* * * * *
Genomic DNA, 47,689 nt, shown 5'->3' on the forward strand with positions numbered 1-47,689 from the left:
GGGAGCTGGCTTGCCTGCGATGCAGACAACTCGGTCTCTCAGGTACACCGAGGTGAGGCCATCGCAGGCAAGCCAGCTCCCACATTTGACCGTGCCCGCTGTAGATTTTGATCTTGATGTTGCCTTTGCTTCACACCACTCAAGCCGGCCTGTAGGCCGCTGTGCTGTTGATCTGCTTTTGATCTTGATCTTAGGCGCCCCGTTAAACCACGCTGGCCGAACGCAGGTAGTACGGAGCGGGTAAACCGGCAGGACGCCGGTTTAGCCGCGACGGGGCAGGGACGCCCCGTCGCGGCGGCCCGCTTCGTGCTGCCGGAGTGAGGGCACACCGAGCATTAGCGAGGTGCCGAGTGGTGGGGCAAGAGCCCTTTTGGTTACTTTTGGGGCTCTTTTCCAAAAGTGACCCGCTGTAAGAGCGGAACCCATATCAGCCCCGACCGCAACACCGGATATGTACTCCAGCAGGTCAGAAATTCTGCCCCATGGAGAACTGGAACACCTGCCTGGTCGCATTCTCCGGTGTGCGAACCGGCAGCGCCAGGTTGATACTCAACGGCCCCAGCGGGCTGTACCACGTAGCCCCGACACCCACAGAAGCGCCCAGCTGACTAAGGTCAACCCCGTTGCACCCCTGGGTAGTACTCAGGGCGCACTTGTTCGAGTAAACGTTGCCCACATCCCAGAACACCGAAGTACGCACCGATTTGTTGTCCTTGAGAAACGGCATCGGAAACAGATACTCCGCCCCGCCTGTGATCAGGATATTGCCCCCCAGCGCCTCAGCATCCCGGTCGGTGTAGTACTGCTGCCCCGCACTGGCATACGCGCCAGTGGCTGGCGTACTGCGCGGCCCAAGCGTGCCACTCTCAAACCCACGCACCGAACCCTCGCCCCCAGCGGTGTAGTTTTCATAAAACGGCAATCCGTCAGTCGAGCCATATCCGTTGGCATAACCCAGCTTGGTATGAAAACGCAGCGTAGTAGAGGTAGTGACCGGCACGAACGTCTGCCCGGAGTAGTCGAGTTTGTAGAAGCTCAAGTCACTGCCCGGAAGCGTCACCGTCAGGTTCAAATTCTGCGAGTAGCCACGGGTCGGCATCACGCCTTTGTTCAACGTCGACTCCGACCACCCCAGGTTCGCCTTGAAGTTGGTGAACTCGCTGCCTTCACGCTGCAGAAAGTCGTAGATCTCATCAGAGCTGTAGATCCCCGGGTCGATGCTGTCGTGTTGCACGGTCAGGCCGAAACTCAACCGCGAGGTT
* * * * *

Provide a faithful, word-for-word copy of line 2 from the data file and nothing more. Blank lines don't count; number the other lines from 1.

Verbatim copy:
GGGAGCTGGCTTGCCTGCGATGCAGACAACTCGGTCTCTCAGGTACACCGAGGTGAGGCCATCGCAGGCAAGCCAGCTCCCACATTTGACCGTGCCCGCTGTAGATTTTGATCTTGATGTTGCCTTTGCTTCACACCACTCAAGCCGGCCTGTAGGCCGCTGTGCTGTTGATCTGCTTTTGATCTTGATCTTAGGCGCCCCGTTAAACCACGCTGGCCGAACGCAGGTAGTACGGAGCGGGTAAACCGGCAGGACGCCGGTTTAGCCGCGACGGGGCAGGGACGCCCCGTCGCGGCGGCCCGCTTCGTGCTGCCGGAGTGAGGGCACACCGAGCATTAGCGAGGTGCCGAGTGGTGGGGCAAGAGCCCTTTTGGTTACTTTTGGGGCTCTTTTCCAAAAGTGACCCGCTGTAAGAGCGGAACCCATATCAGCCCCGACCGCAACACCGGATATGTACTCCAGCAGGTCAGAAATTCTGCCCCATGGAGAACTGGAACACCTGCCTGGTCGCATTCTCCGGTGTGCGAACCGGCAGCGCCAGGTTGATACTCAACGGCCCCAGCGGGCTGTACCACGTAGCCCCGACACCCACAGAAGCGCCCAGCTGACTAAGGTCAACCCCGTTGCACCCCTGGGTAGTACTCAGGGCGCACTTGTTCGAGTAAACGTTGCCCACATCCCAGAACACCGAAGTACGCACCGATTTGTTGTCCTTGAGAAACGGCATCGGAAACAGATACTCCGCCCCGCCTGTGATCAGGATATTGCCCCCCAGCGCCTCAGCATCCCGGTCGGTGTAGTACTGCTGCCCCGCACTGGCATACGCGCCAGTGGCTGGCGTACTGCGCGGCCCAAGCGTGCCACTCTCAAACCCACGCACCGAACCCTCGCCCCCAGCGGTGTAGTTTTCATAAAACGGCAATCCGTCAGTCGAGCCATATCCGTTGGCATAACCCAGCTTGGTATGAAAACGCAGCGTAGTAGAGGTAGTGACCGGCACGAACGTCTGCCCGGAGTAGTCGAGTTTGTAGAAGCTCAAGTCACTGCCCGGAAGCGTCACCGTCAGGTTCAAATTCTGCGAGTAGCCACGGGTCGGCATCACGCCTTTGTTCAACGTCGACTCCGACCACCCCAGGTTCGCCTTGAAGTTGGTGAACTCGCTGCCTTCACGCTGCAGAAAGTCGTAGATCTCATCAGAGCTGTAGATCCCCGGGTCGATGCTGTCGTGTTGCACGGTCAGGCCGAAACTCAACCGCGAGGTT